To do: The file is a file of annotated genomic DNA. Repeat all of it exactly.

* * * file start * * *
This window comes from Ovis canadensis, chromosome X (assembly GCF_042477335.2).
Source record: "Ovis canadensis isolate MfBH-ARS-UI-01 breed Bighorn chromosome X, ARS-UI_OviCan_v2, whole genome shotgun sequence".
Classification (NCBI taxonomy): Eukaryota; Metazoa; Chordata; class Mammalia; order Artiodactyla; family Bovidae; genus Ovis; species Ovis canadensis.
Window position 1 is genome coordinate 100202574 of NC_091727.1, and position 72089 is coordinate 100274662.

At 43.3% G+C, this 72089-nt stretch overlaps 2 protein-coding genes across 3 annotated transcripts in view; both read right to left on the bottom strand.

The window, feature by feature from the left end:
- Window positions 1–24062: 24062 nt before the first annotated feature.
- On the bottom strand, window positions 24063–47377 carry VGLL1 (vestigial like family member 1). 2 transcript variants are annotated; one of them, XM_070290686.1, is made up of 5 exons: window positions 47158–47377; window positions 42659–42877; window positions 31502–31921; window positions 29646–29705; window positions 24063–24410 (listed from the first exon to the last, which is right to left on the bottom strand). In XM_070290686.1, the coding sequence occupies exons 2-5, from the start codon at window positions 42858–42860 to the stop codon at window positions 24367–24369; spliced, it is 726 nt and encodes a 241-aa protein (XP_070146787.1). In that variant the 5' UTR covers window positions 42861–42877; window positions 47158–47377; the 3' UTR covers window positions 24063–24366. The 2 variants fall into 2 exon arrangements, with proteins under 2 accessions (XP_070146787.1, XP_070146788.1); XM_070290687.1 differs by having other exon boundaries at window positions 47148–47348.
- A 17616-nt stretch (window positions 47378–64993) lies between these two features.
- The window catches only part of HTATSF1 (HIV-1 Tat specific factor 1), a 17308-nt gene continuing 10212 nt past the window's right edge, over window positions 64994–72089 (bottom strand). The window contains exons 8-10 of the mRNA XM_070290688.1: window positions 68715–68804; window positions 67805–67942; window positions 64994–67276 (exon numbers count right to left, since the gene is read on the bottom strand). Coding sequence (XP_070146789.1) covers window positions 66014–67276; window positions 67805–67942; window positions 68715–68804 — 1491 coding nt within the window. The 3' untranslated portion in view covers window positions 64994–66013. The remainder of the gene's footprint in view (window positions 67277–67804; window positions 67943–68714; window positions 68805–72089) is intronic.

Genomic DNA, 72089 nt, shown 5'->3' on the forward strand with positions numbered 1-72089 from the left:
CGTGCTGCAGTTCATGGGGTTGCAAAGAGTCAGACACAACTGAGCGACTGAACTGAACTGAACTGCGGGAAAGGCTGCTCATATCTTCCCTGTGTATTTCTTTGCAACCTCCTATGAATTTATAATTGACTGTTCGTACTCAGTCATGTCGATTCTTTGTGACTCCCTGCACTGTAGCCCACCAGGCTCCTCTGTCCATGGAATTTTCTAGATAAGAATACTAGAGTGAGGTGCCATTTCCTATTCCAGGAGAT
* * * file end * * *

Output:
This window comes from Ovis canadensis, chromosome X (assembly GCF_042477335.2).
Source record: "Ovis canadensis isolate MfBH-ARS-UI-01 breed Bighorn chromosome X, ARS-UI_OviCan_v2, whole genome shotgun sequence".
Classification (NCBI taxonomy): Eukaryota; Metazoa; Chordata; class Mammalia; order Artiodactyla; family Bovidae; genus Ovis; species Ovis canadensis.
Window position 1 is genome coordinate 100202574 of NC_091727.1, and position 72089 is coordinate 100274662.

At 43.3% G+C, this 72089-nt stretch overlaps 2 protein-coding genes across 3 annotated transcripts in view; both read right to left on the bottom strand.

The window, feature by feature from the left end:
- Window positions 1–24062: 24062 nt before the first annotated feature.
- On the bottom strand, window positions 24063–47377 carry VGLL1 (vestigial like family member 1). 2 transcript variants are annotated; one of them, XM_070290686.1, is made up of 5 exons: window positions 47158–47377; window positions 42659–42877; window positions 31502–31921; window positions 29646–29705; window positions 24063–24410 (listed from the first exon to the last, which is right to left on the bottom strand). In XM_070290686.1, the coding sequence occupies exons 2-5, from the start codon at window positions 42858–42860 to the stop codon at window positions 24367–24369; spliced, it is 726 nt and encodes a 241-aa protein (XP_070146787.1). In that variant the 5' UTR covers window positions 42861–42877; window positions 47158–47377; the 3' UTR covers window positions 24063–24366. The 2 variants fall into 2 exon arrangements, with proteins under 2 accessions (XP_070146787.1, XP_070146788.1); XM_070290687.1 differs by having other exon boundaries at window positions 47148–47348.
- A 17616-nt stretch (window positions 47378–64993) lies between these two features.
- The window catches only part of HTATSF1 (HIV-1 Tat specific factor 1), a 17308-nt gene continuing 10212 nt past the window's right edge, over window positions 64994–72089 (bottom strand). The window contains exons 8-10 of the mRNA XM_070290688.1: window positions 68715–68804; window positions 67805–67942; window positions 64994–67276 (exon numbers count right to left, since the gene is read on the bottom strand). Coding sequence (XP_070146789.1) covers window positions 66014–67276; window positions 67805–67942; window positions 68715–68804 — 1491 coding nt within the window. The 3' untranslated portion in view covers window positions 64994–66013. The remainder of the gene's footprint in view (window positions 67277–67804; window positions 67943–68714; window positions 68805–72089) is intronic.

Genomic DNA, 72089 nt, shown 5'->3' on the forward strand with positions numbered 1-72089 from the left:
CGTGCTGCAGTTCATGGGGTTGCAAAGAGTCAGACACAACTGAGCGACTGAACTGAACTGAACTGCGGGAAAGGCTGCTCATATCTTCCCTGTGTATTTCTTTGCAACCTCCTATGAATTTATAATTGACTGTTCGTACTCAGTCATGTCGATTCTTTGTGACTCCCTGCACTGTAGCCCACCAGGCTCCTCTGTCCATGGAATTTTCTAGATAAGAATACTAGAGTGAGGTGCCATTTCCTATTCCAGGAGAT